The idology of Francis Bacon

The idology of Francis Bacon


Mieke Mosmuller

15-07-2020 7 comments Print!

We must carefully understand the actual meaning of his four kinds of idols! It is a great challenge for our powers of differentiation, of distinction, to understand what Bacon sees right and where he leads us into confusion. The principle of his philosophy is: Don’t accept principles. Just follow the data of perception and don’t put any thoughts in it. Bacon fights thinking in itself. But if the human being loses the thinking itself, he becomes a slave to things. This is what we see now, four centuries later, slowly emerging. The philosophy of Bacon 'has quietly made its way into those minds that are fit for it'. May there be minds that turn out to be UNSUITABLE for it!


XXXV. Alexander Borgia said of the expedition of the French into Italy that they came with chalk in their hands to mark up their lodgings, and not with weapons to force their passage. Even so do we wish our philosophy to make its way quietly into those minds that are fit for it, and of good capacity; for we have no need of contention where we differ in first principles, and in our very notions, and even in our forms of demonstration.

XXXVI. We have but one simple method of delivering our sentiments, namely, we must bring men to particulars and their regular series and order, and they must for a while renounce their notions, and begin to form an acquaintance with things.

XXXVIII. The idols and false notions which have already preoccupied the human understanding, and are deeply rooted in it, not only so beset men’s minds that they become difficult of access, but even when access is obtained will again meet and trouble us in the instauration of the sciences, unless mankind when forewarned guard themselves with all possible care against them.

XXXIX. Four species of idols beset the human mind, to which (for distinction’s sake) we have assigned names, calling the first Idols of the Tribe, the second Idols of the Den, the third Idols of the Market, the fourth Idols of the Theatre.

XL. The formation of notions and axioms on the foundation of true induction is the only fitting remedy by which we can ward off and expel these idols. It is, however, of great service to point them out; for the doctrine of idols bears the same relation to the interpretation of nature as that of the confutation of sophisms does to common logic.

XLI. The idols of the tribe are inherent in human nature and the very tribe or race of man; for man’s sense is falsely asserted to be the standard of things; on the contrary, all the perceptions both of the senses and the mind bear reference to man and not to the universe, and the human mind resembles those uneven mirrors which impart their own properties to different objects, from which rays are emitted and distort and disfigure them.

XLII. The idols of the den are those of each individual; for everybody (in addition to the errors common to the race of man) has his own individual den or cavern, which intercepts and corrupts the light of nature, either from his own peculiar and singular disposition, or from his education and intercourse with others, or from his reading, and the authority acquired by those whom he reverences and admires, or from the different impressions produced on the mind, as it happens to be preoccupied and predisposed, or equable and tranquil, and the like; so that the spirit of man (according to its several dispositions), is variable, confused, and as it were actuated by chance; and Heraclitus said well that men search for knowledge in lesser worlds, and not in the greater or common world.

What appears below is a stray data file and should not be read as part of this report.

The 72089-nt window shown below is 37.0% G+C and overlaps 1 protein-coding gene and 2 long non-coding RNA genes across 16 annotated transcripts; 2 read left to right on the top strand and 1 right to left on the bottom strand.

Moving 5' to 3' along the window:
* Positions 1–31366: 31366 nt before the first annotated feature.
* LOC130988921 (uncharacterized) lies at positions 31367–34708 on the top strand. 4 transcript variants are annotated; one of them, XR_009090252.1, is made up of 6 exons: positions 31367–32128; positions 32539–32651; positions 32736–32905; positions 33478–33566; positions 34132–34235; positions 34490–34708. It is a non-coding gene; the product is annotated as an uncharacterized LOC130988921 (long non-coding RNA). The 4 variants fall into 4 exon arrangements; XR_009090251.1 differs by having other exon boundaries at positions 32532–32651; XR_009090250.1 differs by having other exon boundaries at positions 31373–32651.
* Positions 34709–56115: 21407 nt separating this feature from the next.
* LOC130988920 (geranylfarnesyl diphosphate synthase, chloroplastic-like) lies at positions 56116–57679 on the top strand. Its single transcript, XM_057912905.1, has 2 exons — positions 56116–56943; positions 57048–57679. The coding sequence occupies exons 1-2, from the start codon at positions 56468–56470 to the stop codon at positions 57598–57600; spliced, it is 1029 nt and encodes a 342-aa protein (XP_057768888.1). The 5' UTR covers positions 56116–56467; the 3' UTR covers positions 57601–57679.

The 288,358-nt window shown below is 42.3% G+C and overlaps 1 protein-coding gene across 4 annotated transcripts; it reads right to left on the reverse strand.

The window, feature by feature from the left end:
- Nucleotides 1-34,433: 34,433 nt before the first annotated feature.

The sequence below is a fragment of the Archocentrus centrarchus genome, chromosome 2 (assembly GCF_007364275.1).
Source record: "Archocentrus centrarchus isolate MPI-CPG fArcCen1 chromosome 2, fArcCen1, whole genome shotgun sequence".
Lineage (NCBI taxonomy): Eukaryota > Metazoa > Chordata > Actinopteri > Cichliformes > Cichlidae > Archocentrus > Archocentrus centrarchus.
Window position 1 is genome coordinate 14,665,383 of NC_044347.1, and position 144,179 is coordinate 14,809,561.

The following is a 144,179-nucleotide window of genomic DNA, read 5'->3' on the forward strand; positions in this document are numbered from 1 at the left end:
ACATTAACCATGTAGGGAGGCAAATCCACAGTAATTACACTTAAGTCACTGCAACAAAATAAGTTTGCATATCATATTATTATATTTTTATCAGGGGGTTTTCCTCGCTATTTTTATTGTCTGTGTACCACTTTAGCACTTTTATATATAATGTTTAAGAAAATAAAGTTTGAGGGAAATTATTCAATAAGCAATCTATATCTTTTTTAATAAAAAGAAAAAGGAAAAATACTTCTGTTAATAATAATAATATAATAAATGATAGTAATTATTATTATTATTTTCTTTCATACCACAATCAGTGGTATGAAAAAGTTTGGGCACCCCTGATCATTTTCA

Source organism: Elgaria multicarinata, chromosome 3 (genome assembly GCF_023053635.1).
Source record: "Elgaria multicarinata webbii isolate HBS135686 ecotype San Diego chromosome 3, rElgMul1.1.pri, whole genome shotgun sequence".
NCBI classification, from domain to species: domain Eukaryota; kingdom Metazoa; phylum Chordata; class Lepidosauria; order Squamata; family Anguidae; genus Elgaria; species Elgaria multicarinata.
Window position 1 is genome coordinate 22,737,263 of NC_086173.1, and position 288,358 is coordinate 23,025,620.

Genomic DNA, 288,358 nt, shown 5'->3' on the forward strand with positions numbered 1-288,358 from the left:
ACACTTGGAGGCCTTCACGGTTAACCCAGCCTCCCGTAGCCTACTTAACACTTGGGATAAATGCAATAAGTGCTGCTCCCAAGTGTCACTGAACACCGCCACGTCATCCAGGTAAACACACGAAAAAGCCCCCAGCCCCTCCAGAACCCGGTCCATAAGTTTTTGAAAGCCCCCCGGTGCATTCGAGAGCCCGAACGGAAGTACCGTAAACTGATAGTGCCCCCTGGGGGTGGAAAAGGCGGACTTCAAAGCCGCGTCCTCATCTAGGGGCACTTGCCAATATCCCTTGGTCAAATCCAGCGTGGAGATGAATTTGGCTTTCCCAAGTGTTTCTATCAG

XLIII. There are also idols formed by the reciprocal intercourse and society of man with man, which we call idols of the market, from the commerce and association of men with each other; for men converse by means of language, but words are formed at the will of the generality, and there arises from a bad and unapt formation of words a wonderful obstruction to the mind. Nor can the definitions and explanations with which learned men are wont to guard and protect themselves in some instances afford a complete remedy—words still manifestly force the understanding, throw everything into confusion, and lead mankind into vain and innumerable controversies and fallacies.

XLIV. Lastly, there are idols which have crept into men’s minds from the various dogmas of peculiar systems of philosophy, and also from the perverted rules of demonstration, and these we denominate idols of the theatre: for we regard all the systems of philosophy hitherto received or imagined, as so many plays brought out and performed, creating fictious and theatrical worlds. Nor do we speak only of the present systems, or of the philosophy and sects of the ancients, since numerous other plays of a similar nature can be still composed and made to agree with each other, the causes of the most opposite errors being generally the same. Nor, again, do we allude merely to general systems, but also to many elements and axioms of sciences which have become inveterate by tradition, implicit credence, and neglect. We must, however, discuss each species of idols more fully and distinctly in order to guard the human understanding against them.